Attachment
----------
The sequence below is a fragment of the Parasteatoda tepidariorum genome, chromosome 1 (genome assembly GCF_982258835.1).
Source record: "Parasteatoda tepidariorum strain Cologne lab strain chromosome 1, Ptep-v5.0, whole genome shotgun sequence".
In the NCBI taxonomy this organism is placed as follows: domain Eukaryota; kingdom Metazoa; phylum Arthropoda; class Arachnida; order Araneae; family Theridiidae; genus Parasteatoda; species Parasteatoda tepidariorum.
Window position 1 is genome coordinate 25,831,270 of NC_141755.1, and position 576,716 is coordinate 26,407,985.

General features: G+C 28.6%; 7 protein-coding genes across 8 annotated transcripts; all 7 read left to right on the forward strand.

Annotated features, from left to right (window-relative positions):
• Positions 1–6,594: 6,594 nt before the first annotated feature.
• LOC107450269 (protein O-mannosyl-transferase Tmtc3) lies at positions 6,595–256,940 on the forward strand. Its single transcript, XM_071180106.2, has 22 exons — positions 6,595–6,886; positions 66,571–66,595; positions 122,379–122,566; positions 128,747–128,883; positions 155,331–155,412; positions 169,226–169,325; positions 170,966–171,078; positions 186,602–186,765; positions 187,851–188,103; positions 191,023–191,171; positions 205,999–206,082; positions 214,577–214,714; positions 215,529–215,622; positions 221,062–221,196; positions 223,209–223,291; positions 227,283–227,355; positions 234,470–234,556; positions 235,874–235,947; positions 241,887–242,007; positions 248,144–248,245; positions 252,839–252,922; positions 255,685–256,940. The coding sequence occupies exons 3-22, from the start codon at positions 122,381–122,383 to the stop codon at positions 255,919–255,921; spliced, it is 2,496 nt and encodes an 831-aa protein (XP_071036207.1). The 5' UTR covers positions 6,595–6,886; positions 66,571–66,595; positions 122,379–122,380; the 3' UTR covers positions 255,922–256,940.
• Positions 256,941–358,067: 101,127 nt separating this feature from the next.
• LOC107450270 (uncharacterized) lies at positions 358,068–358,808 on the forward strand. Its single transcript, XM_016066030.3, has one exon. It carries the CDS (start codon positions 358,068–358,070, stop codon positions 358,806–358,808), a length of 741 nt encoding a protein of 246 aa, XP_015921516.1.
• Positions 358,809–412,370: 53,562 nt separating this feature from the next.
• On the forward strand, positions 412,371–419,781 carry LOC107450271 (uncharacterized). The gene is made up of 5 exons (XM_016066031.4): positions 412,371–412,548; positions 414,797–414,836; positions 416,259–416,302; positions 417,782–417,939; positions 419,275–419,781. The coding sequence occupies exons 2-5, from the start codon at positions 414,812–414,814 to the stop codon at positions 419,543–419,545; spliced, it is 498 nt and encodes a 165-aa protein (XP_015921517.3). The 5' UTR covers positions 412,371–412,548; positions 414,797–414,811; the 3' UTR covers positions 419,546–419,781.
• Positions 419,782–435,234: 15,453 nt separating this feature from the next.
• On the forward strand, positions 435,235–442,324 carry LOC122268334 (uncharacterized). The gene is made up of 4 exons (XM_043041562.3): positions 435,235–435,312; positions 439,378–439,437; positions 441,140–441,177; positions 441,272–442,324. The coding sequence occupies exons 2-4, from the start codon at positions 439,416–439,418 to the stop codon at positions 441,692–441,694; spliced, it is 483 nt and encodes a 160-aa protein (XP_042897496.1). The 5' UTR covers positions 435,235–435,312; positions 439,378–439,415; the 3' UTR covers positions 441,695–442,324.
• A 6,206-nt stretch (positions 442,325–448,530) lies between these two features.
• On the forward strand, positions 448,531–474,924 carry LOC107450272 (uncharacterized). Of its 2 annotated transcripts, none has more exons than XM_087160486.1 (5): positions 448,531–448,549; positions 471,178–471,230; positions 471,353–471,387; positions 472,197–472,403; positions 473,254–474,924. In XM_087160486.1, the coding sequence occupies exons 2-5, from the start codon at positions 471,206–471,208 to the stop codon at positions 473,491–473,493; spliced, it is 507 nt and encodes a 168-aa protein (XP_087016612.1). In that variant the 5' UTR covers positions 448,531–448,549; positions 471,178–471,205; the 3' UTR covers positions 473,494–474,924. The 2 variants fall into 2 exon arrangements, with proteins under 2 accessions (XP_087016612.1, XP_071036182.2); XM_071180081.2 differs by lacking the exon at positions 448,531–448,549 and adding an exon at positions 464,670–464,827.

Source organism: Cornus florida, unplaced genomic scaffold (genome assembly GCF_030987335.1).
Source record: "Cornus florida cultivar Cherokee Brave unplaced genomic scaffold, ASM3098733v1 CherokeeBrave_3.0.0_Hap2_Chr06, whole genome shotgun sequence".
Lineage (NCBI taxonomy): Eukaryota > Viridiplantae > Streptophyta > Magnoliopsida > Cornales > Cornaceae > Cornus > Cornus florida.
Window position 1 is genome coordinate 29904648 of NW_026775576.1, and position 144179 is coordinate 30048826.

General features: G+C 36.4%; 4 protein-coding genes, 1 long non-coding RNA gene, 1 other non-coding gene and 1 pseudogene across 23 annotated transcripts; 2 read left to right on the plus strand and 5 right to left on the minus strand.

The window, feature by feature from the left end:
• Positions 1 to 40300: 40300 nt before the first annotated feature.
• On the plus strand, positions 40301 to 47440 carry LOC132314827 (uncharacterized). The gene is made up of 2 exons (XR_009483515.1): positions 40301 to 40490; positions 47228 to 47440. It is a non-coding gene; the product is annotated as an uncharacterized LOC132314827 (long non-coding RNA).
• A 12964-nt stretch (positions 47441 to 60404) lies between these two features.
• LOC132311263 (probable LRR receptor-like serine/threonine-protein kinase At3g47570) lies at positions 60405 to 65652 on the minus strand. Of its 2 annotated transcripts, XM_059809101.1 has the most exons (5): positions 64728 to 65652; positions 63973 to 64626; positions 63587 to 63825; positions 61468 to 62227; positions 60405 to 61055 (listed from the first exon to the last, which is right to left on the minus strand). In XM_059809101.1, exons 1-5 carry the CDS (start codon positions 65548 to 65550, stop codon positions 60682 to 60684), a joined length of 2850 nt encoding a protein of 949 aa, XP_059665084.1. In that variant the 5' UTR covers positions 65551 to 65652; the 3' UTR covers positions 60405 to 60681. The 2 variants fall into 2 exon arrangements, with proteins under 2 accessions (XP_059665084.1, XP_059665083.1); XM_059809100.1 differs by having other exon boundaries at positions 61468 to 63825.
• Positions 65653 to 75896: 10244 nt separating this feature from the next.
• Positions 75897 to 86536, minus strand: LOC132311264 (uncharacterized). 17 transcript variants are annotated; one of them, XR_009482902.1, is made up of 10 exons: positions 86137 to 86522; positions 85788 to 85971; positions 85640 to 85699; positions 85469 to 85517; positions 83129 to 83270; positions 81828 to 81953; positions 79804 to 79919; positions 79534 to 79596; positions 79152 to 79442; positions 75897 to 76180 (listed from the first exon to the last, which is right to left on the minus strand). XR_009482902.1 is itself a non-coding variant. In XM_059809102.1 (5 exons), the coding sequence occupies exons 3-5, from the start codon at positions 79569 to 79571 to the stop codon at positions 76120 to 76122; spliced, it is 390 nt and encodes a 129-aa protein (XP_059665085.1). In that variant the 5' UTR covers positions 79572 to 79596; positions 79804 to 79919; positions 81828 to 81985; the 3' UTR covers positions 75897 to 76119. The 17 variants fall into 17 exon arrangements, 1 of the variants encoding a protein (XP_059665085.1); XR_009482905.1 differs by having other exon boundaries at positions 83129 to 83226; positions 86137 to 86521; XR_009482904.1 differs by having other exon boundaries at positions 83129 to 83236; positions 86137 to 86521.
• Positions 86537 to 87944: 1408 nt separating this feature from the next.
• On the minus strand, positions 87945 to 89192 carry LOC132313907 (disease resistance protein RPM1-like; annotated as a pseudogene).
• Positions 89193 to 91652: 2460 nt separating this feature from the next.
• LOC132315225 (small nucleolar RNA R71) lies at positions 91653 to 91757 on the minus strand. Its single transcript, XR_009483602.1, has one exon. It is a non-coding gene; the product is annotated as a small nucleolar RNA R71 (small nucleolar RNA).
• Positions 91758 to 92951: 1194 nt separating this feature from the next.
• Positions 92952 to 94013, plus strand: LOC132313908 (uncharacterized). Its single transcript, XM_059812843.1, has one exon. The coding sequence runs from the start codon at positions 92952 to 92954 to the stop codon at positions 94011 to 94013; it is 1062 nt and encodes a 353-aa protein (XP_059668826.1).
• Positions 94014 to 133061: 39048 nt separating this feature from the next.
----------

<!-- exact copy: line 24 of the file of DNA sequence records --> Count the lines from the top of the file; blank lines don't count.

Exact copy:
• On the plus strand, positions 40301 to 47440 carry LOC132314827 (uncharacterized). The gene is made up of 2 exons (XR_009483515.1): positions 40301 to 40490; positions 47228 to 47440. It is a non-coding gene; the product is annotated as an uncharacterized LOC132314827 (long non-coding RNA).